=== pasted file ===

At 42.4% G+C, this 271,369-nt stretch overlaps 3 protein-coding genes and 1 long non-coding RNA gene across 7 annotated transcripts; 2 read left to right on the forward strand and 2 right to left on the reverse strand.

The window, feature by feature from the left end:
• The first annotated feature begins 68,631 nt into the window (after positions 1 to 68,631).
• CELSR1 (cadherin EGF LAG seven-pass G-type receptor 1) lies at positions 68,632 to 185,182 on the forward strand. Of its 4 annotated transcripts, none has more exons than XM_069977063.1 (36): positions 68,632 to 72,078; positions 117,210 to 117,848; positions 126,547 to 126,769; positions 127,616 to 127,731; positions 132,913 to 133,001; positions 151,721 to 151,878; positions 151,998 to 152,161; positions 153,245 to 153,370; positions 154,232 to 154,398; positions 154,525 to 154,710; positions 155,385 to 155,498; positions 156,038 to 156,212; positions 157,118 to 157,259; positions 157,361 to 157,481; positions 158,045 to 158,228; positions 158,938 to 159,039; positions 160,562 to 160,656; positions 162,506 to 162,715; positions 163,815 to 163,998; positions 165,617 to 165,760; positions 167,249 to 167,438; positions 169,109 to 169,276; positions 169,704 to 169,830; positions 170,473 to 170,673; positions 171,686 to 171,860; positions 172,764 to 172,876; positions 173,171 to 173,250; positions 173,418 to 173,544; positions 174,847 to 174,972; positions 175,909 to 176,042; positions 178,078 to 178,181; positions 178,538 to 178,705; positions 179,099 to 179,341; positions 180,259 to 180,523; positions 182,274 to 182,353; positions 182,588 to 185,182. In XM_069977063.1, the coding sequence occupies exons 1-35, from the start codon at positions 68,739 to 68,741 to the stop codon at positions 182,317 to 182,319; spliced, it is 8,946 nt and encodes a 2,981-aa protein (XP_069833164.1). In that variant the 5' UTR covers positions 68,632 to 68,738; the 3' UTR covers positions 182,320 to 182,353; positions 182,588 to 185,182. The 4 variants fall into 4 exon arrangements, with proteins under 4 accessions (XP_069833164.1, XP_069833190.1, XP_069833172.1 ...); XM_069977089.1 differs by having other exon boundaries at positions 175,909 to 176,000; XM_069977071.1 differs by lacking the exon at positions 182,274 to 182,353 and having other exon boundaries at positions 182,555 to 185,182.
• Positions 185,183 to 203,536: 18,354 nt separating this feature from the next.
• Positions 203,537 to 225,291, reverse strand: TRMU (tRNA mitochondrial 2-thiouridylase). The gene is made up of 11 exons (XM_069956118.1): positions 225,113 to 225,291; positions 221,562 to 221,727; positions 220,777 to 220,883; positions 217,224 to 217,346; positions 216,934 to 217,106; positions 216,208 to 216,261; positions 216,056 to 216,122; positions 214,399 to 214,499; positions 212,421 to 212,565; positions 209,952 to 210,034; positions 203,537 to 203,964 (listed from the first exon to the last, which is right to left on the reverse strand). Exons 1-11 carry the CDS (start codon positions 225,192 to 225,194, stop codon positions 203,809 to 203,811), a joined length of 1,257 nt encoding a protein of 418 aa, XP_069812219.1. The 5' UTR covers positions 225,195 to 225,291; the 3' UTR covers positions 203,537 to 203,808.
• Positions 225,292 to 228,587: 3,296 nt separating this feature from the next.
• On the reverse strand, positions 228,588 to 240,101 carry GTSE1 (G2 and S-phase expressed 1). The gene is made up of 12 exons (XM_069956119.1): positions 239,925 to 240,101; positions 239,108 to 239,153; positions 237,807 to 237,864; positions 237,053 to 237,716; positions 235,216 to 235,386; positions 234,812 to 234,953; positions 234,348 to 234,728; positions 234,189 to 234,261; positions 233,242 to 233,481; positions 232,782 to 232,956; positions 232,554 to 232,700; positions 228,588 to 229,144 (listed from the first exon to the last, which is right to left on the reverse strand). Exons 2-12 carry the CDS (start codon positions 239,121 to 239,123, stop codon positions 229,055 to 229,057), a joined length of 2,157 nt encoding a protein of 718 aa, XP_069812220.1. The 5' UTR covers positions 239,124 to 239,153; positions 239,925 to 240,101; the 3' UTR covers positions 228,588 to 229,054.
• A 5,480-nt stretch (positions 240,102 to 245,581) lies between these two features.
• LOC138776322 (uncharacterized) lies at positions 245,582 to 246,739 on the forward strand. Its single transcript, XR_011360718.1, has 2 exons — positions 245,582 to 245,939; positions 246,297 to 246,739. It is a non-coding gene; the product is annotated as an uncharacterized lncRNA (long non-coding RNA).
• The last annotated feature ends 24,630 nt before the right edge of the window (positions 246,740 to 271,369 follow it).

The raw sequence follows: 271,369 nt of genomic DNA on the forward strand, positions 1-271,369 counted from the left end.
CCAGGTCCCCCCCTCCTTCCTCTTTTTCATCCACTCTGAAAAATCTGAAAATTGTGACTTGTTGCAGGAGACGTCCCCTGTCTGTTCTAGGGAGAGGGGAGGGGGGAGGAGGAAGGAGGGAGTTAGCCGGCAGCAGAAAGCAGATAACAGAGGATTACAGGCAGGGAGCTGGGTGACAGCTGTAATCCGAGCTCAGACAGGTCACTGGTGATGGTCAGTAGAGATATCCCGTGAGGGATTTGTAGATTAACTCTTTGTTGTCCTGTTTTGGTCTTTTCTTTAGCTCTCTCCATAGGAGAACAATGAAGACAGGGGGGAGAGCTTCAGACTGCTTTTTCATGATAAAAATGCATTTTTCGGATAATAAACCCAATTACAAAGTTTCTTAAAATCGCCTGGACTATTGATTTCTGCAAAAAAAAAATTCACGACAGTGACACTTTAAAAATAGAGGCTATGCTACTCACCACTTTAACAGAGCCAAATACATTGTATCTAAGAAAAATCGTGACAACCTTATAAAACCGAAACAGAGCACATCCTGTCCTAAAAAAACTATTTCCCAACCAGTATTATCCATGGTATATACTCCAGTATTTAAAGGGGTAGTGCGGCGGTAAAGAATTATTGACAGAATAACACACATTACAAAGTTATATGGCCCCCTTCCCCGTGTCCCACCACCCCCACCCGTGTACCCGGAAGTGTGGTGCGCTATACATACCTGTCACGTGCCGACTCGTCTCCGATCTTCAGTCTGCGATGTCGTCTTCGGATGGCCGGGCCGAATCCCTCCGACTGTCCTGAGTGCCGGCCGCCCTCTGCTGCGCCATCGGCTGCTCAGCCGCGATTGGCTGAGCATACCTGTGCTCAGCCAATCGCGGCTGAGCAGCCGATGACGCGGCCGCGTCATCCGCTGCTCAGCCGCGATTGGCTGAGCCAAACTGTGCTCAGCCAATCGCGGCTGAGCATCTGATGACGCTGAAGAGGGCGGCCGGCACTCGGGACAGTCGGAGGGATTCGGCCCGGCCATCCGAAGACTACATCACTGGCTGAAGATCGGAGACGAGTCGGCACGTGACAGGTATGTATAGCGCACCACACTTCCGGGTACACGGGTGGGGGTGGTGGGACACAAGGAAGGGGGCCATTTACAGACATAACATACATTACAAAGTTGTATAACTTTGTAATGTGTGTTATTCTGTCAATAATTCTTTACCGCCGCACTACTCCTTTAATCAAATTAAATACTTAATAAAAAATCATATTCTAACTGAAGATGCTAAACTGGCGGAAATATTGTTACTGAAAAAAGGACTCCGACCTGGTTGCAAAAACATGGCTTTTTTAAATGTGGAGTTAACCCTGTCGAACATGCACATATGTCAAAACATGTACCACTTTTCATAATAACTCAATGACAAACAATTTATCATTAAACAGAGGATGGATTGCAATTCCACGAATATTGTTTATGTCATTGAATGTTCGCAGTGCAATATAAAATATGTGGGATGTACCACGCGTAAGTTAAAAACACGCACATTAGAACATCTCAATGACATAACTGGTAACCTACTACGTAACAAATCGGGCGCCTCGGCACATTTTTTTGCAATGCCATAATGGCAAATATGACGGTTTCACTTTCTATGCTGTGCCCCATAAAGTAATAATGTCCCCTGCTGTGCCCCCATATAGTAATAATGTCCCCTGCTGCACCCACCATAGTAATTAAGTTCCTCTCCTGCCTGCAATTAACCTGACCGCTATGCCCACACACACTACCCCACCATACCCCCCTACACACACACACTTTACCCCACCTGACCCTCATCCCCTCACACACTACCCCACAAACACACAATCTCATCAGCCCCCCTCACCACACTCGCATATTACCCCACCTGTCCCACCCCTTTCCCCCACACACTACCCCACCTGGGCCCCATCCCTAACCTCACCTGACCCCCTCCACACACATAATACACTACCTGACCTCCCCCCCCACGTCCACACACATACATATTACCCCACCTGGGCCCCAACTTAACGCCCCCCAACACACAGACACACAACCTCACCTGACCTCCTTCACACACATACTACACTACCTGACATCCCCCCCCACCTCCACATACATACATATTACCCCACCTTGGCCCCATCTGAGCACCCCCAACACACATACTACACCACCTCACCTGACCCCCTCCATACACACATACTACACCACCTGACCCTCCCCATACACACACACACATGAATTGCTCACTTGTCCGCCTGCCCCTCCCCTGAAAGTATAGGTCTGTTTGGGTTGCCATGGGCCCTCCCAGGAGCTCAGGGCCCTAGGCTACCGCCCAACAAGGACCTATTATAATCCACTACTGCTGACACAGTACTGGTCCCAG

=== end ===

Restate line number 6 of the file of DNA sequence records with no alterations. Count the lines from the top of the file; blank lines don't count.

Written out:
• Positions 203,537 to 225,291, reverse strand: TRMU (tRNA mitochondrial 2-thiouridylase). The gene is made up of 11 exons (XM_069956118.1): positions 225,113 to 225,291; positions 221,562 to 221,727; positions 220,777 to 220,883; positions 217,224 to 217,346; positions 216,934 to 217,106; positions 216,208 to 216,261; positions 216,056 to 216,122; positions 214,399 to 214,499; positions 212,421 to 212,565; positions 209,952 to 210,034; positions 203,537 to 203,964 (listed from the first exon to the last, which is right to left on the reverse strand). Exons 1-11 carry the CDS (start codon positions 225,192 to 225,194, stop codon positions 203,809 to 203,811), a joined length of 1,257 nt encoding a protein of 418 aa, XP_069812219.1. The 5' UTR covers positions 225,195 to 225,291; the 3' UTR covers positions 203,537 to 203,808.